Next we visited a presentation about weeds.  The plan seemed to be to talk about all weeds and Round-Up Ready products, but the farmers wanted to concentrate on pig-weed.  I did finally get to see this Pigweed (Amaranthus palmeri...a pigweed that is resistant to the protein glyphosate used in Round-Up Ready products).  I also learned about a pesticide that kills caterpillars from the inside out (which made me glad we don't use chemicals on our farm).

We finished out the day by checking out the corn varieties.  Nothing too exciting there: we are from Illinois, after all.  Overall, it was a very interesting, educational day.  And I don't mean to put down Monsanto at all and am sorry if that is how this blog has come across.  They do what they do well, it is just not necessarily the way I would choose to do things on our farm.

By the way, I Googled organic cotton when we got home.  According to HAE Now's article "Why Choose Organic", no defoliant is approved for use on organic cotton.

Wednesday, August 3, 2011

Got Milk?

A couple of weeks ago our Apline doe's udder started looking bigger on one side.  I didn't think much of it: we got her at an auction and don't know exactly how old she is, so maybe she was just growing.  Then today her udder was MUCH bigger on the one side, like full of milk bigger.

I cornered her, pulled on the teat, and MILK CAME OUT!!!  I got her up on the stand and milked both teats, getting almost as much out of her as we do each of the other goats.  I ran in and told Matt, dreams of a super-breed of goat floating around in my head, a breed perfect for hobby farmers who wanted the milk but not necessarily a billy or kid goats.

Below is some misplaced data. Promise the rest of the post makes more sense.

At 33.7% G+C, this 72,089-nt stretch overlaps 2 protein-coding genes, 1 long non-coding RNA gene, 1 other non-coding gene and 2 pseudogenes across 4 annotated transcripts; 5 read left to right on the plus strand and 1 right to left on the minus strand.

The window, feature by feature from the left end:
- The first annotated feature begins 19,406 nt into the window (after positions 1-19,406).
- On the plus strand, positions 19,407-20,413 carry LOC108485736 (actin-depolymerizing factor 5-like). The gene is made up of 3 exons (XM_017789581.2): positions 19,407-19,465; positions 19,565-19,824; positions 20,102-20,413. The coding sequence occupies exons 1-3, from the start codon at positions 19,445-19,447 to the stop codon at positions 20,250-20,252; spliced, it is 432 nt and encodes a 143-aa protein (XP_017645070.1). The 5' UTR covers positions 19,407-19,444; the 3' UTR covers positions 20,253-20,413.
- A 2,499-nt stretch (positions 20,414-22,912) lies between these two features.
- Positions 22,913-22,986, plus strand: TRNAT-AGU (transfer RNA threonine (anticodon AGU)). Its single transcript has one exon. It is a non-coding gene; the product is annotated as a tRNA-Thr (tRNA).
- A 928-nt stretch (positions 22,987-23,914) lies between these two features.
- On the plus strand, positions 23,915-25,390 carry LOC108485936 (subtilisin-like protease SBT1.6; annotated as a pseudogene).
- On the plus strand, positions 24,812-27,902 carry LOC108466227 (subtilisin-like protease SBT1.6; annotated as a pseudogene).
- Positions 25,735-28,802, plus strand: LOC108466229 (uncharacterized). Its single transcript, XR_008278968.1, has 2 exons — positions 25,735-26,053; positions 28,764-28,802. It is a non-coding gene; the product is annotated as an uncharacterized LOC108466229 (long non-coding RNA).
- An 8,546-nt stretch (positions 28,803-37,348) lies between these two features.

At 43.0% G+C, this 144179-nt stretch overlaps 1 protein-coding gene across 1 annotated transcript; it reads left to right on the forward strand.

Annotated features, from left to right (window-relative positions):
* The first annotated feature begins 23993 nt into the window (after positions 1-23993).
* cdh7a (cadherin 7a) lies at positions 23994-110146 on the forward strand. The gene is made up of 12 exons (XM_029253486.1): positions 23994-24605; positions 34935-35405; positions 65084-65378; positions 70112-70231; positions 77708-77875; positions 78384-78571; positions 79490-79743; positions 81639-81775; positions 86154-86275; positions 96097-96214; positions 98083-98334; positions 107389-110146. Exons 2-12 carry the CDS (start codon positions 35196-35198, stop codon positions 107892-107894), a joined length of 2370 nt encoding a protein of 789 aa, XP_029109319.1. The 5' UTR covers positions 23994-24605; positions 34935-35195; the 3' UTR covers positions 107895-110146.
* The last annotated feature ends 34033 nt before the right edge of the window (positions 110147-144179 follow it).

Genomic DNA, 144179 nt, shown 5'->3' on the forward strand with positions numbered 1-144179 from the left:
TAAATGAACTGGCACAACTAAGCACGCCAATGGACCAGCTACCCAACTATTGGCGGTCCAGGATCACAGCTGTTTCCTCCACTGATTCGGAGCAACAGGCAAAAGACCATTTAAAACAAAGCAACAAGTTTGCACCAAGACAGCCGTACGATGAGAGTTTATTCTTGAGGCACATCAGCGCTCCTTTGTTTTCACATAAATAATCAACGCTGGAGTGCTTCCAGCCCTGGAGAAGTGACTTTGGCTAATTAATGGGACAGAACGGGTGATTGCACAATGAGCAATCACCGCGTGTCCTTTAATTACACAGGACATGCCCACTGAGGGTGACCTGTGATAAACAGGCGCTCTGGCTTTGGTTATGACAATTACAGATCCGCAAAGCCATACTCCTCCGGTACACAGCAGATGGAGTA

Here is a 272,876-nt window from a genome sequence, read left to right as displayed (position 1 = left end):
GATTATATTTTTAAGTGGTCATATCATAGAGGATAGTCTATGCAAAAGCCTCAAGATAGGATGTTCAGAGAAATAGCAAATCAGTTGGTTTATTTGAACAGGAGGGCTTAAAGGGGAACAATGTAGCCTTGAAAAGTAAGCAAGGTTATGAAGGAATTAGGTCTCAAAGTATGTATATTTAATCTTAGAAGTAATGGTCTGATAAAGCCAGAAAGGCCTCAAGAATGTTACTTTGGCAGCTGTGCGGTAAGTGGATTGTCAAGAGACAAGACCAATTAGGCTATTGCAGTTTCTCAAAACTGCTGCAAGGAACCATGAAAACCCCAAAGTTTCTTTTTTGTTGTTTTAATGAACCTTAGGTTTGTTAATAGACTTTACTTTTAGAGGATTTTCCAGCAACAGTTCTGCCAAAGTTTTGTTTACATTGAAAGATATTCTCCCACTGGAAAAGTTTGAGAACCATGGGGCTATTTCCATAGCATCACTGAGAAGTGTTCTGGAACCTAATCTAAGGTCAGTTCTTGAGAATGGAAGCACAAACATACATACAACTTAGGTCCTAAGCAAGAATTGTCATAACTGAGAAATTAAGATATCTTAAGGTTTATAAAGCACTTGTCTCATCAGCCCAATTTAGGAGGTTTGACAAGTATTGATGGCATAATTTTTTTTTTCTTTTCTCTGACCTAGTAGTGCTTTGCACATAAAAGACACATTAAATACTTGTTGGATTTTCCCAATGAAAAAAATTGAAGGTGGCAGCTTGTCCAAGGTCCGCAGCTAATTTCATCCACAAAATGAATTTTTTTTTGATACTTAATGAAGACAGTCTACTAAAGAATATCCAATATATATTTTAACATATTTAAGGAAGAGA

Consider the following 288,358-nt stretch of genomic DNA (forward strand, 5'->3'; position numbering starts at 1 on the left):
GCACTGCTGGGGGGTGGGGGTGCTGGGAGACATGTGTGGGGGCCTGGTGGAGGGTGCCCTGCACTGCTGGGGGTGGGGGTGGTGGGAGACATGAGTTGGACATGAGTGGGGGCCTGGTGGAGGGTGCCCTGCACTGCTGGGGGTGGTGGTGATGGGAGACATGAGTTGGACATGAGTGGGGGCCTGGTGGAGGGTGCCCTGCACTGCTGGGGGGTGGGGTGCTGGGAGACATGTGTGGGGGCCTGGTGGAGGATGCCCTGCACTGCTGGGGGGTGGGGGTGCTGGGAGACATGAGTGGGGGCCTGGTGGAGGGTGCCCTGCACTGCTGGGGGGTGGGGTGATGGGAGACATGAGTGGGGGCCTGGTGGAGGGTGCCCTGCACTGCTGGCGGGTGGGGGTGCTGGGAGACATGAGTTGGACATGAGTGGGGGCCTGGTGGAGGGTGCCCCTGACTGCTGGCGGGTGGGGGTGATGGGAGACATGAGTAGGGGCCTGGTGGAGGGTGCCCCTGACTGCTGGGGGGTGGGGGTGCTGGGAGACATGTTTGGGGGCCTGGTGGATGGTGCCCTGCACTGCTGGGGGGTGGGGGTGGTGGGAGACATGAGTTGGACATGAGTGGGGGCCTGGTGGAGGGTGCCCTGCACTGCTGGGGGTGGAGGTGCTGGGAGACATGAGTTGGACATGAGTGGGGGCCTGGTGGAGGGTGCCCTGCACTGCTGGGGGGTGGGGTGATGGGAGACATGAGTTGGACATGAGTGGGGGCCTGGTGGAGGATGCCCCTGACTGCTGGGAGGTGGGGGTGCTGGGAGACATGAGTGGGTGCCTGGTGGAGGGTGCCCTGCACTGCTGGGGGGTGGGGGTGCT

Once I had come back to reality, I Googled the phenomenon and found out it is actually rather common.  They are known as precocious does.  There are all kinds of opinions on what to do with these does.  Some people milk them because it helps the goat to avoid mastitis and gives them a bit more milk.  Goats who are milked as precocious does can give as much as a half gallon per day if stimulated (about as much as our current two goats give together).  Others do not touch the doe and allow it to dry up, waiting for milk until after the doe has kids.  I read on one Homesteading Today post that someone had experimented with her precocious does, finding hers do best if she milks them up until bred then drying off...also finding those gave more milk after kidding than precocious does she did not milk at all.  One thing everyone agreed on was becoming precocious is a sign of a great milker: it looks like we can expect to get over a gallon per day after she does kid.  (Yeah!!!!!)

We discussed it and decided to milk her until she is bred.  We even discussed trying not to breed her since we are only interested in the milk and would be happy with a half gallon per day, but I couldn't find if there would be any negative consequences to that option.  For now, we will just enjoy this little suprise!